by Mike Guadango T-Nation
The pull-up is one of the best measures of both overall health and physical strength. I say 'health' because we all know fat guys who can bench press houses yet can't bang out a single, solitary pull-up without resembling an obese chimpanzee having a seizure. I don't care how big your bench or squat is, that's not fitness it's weakness.
For that reason, all my athletes and this past year, I've trained from prepubescent kids to NFL-level beasts perform some form of bodyweight pulling movement. If they're too fat or weak to do pull-ups, they do inverted bodyweight rows; and there are dozens of variations of either option that can be performed.
Considering the value we place on pull-ups and the highly motivated clientele we attract, it's not uncommon for us to witness some pretty spectacular displays of pull-up domination. Check this video out for example.
Give its importance, I offer a selection of innovative ways to up your pull-ups, ranging from progressions and programs to techniques and exercises.
Before we begin, though, let me say that there isn't much difference in my opinion between a pull-up and a chin-up. Some claim that chin-ups are easier than pull-ups and vice versa I personally don't find that much of a difference. They're both effective and can make you hate life, if you do enough of them.
To that end, I usually say pull-ups when referring to either variation. As for specifying grip, I differentiate by saying pronated, supinated, or neutral grip.
1. The Pitcher Problem
My first big pull-up challenge was last year when I started working with a professional baseball pitcher. He couldn't do a single pull-up. So I switched him over to inverted barbell bodyweight rows and he could only do 3 sets of 10! Needless to say, I had my work cut out for me.
But fast-forward to today, and this same weak-ass soul can do 18 pull-ups. So what did I do?
For one, I made sure that he never failed. He always worked submaximally, which allowed for proper recovery. Typically, I'll allow very weak athletes to work near failure as they can't cause much muscle damage. However, given he's a pitcher, I opted to err on the conservative side.
I used a simple system that works wonders for athletes that can't perform a pull-up.
Barbell inverted rows →
Ring rows →
Barbell/ring rows with weighted vest/chains →
Single-arm ring rows →
Note: The majority of my athletes perform pull-ups/rows with a supinated grip due to limited internal rotation and to avoid shoulder impingement.
The transition between movements can be as quick as a couple of weeks to a couple of months, although athletes obviously progress faster than most average Joes.
2. The Skinny Bastard Progression
If you're relatively weak and only have so-so pull-up ability, start with this basic pull-up progression using percentages of total reps.
Max Pull-ups: 10
Week 1 4 x 60%
60% x 10 reps = 6 reps, so perform 4 sets of 6 reps.
Week 2 5 x 60%
Week 3 6 x 60%
Week 4 4 x 70%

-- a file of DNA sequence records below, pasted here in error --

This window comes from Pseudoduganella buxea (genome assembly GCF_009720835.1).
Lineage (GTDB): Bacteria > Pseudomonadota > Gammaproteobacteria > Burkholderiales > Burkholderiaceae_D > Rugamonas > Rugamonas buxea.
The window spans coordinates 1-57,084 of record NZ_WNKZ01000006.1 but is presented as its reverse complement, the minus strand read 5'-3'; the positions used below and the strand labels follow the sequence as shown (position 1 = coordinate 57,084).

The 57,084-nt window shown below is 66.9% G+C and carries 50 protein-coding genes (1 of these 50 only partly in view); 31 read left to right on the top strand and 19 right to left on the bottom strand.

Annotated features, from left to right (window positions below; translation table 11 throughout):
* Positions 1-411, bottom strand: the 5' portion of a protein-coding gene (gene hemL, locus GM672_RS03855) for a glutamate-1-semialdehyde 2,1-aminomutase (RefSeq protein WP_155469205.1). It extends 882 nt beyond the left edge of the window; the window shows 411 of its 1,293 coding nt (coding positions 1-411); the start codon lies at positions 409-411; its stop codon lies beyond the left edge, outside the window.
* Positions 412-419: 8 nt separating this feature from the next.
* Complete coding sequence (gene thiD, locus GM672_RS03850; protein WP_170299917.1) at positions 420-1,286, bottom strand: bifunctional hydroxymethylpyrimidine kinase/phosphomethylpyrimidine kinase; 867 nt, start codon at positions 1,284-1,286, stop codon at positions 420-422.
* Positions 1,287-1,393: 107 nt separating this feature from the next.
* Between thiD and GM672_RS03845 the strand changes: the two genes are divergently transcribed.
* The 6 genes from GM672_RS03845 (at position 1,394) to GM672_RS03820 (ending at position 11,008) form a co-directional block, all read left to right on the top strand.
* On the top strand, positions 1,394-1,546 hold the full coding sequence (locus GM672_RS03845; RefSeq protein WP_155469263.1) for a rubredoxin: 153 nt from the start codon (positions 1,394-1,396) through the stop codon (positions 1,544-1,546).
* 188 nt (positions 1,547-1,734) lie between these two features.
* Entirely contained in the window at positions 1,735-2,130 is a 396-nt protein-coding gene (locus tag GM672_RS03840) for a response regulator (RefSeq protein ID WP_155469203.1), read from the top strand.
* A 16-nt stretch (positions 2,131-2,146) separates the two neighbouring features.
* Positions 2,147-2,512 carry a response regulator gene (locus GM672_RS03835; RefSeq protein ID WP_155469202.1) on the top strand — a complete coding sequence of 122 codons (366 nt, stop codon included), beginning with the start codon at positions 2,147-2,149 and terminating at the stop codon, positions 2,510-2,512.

Week 5 5 x 70%
Week 6 6 x 70%
Week 7 4 x 80%
Week 8 5 x 80%
Week 9 6 x 80%
Week 10 Max
This simple submaximal progression will raise your total volume gradually so that you're not constantly maxing out, which leads to overtraining. It's like the girl next door with the dorky glasses but insatiable าappetite.ำ It might not be sexy, but it's as effective as it gets.
3. The Big Dog Max Out
If you have a strong back or are just a strong dude period, try maxing out with weighted pull-ups. Include your bodyweight in the total weight of the pull-up max.
Here's an example:
Max pull-up: 175 pounds
Bodyweight: 210 pounds
Total weight: 385 pounds
385-pound pull-ups? Are we talking nonsense?
Here's a video to inspire you:
4. Prilepin's Guidelines for Pull-ups
Fans of Westside or Supertraining by Mel Siff will recognize Prilepin's chart. It gives set percentages of one's max to be used in training. You can plug in your pull-up poundages to design an entire program based upon Prilepin's chart.
% of Max Reps Per Set Volume of Reps
Low Medium High
50-55 3 to 6 12 to 18 18 to 24 24 to 30
55-65 3 to 6 12 to 18 18 to 24 24 to 30
60-65 3 to 6 10 to 18 18 to 24 24 to 30
65-70 3 to 5 8 to 15 15 to 20 20 to 24
70-75 3 to 5 7 to 15 15 to 20 20 to 24
75-80 2 to 4 6 to 12 12 to 18 18 to 21
80-85 2 to 4 5 to 10 10 to 15 15 to 18
85-90 2 to 3 3 to 7 8 to 12 12 to 15
90+ 1 to 2 1 to 4 4 to 7 8 to 10
If some of your percentages come out to be less than bodyweight, simply use a lat pull down machine for those numbers.
Bodyweight: 160 pounds
Max added pull-up weight: 100 pounds
Total max pull-up weight: 260 pounds
60% of total weight = 156 pounds
Use 156 pounds for lat pull downs and follow the guidelines in Prilepin's chart. (Granted, in this type of situation I'd just do the pull-ups instead, but it's still a cool option.)
Week 1 5 x 6 60% (Deload)
Week 2 5 x 6 65%
Week 3 6 x 4 70%
Week 4 6 X 4 75%
Week 5 5 x 6 60% (Deload)
Week 6 5 x 4 80%
Week 7 4 x 4 85%
Week 8 3 x 5 90%
Week 9 5 x 6 60% (Deload)
Week 10 4 x2 92.5%
Week 11 5 x1 97.5%
Week 12 5 x 6 60% (Deload)
Week 13 Max
5. Other Bright Ideas
Obviously not everyone wants to go through the pain of following a three-month pull-up program. To that end, I've included a few pull-up exercises that you can implement into your current programming as accessory work, or just to keep things fun.
If you follow a basic Westside template you can use these exercises for Max Effort, Max Rep, or even Dynamic Effort method.
As you can see, there are more ways to perform pull-ups than Baskin-Robbins has flavors. Just be sure that whatever method you choose has some kind of progression to it.
Don't just do something for the sake of doing it or because it's a cool looking exercise. Choose one and focus on doing more reps or weight each week. Then, after three weeks or so, make like Jay-Z and move on to the next one.
Choose your weapon, adapt, and progress. It's that simple!